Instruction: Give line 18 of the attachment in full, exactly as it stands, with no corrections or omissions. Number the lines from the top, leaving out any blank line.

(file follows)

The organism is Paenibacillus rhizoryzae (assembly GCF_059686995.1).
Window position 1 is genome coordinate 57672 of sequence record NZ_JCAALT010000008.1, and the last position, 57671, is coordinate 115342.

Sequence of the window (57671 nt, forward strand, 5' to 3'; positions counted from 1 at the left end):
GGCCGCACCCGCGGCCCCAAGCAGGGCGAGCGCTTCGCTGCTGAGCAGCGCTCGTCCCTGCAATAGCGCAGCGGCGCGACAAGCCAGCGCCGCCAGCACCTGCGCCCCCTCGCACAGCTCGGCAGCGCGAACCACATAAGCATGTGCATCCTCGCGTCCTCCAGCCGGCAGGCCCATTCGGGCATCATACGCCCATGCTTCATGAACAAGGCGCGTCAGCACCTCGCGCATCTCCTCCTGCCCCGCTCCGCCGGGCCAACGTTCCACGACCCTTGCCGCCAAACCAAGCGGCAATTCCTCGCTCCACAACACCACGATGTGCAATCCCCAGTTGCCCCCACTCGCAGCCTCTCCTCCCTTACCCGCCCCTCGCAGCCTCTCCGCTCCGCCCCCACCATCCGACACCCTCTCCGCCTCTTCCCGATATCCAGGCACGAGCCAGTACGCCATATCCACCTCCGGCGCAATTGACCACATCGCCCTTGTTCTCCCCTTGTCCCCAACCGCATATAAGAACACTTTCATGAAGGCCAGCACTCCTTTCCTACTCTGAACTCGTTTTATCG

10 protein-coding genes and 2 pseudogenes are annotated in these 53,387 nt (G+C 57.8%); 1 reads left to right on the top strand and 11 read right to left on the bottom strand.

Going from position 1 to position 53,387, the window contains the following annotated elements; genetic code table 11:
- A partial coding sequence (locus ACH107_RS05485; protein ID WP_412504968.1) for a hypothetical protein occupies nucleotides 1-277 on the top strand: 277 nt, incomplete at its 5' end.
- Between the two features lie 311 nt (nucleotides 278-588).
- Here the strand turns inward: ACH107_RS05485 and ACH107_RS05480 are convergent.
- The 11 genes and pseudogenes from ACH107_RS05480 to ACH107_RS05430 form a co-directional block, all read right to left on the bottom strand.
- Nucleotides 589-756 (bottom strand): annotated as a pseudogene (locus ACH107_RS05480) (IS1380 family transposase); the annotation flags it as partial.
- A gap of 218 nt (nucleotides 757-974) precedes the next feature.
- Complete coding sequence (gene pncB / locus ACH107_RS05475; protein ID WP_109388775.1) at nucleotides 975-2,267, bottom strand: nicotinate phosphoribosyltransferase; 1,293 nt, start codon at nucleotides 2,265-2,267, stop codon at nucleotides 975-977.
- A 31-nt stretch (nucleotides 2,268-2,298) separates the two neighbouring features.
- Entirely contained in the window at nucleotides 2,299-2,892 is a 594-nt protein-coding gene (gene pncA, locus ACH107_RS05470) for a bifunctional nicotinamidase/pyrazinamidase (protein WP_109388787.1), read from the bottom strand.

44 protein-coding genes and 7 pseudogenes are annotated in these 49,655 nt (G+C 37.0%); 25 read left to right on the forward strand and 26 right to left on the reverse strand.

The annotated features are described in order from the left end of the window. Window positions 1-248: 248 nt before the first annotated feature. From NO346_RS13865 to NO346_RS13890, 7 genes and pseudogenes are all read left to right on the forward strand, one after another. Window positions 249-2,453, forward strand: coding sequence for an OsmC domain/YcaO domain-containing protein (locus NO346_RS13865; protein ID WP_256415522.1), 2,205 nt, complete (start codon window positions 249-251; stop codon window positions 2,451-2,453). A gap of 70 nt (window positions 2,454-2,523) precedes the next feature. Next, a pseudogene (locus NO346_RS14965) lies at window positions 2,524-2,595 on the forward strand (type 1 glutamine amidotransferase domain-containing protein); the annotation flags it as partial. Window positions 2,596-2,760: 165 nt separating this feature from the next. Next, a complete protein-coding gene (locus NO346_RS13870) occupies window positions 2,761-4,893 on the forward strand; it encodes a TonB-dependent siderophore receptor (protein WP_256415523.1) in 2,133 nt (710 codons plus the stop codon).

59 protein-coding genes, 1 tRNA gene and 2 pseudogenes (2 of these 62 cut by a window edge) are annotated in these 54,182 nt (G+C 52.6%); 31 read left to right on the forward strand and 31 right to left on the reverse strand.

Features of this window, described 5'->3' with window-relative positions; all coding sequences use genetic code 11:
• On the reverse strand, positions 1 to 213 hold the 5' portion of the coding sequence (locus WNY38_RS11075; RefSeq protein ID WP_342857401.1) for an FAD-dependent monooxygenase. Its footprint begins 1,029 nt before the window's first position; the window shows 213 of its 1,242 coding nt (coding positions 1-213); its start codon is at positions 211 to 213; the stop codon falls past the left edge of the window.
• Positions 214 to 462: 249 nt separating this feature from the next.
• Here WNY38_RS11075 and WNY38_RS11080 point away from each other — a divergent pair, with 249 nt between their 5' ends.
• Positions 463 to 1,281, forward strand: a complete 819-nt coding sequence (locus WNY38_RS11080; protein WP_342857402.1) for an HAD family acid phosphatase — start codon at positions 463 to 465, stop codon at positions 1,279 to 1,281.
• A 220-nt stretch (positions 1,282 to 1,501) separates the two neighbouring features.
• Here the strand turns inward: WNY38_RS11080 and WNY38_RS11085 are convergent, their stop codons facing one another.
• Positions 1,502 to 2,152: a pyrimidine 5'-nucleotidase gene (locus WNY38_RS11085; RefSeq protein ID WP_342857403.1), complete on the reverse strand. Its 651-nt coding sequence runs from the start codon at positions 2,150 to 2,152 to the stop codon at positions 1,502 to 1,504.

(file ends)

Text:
59 protein-coding genes, 1 tRNA gene and 2 pseudogenes (2 of these 62 cut by a window edge) are annotated in these 54,182 nt (G+C 52.6%); 31 read left to right on the forward strand and 31 right to left on the reverse strand.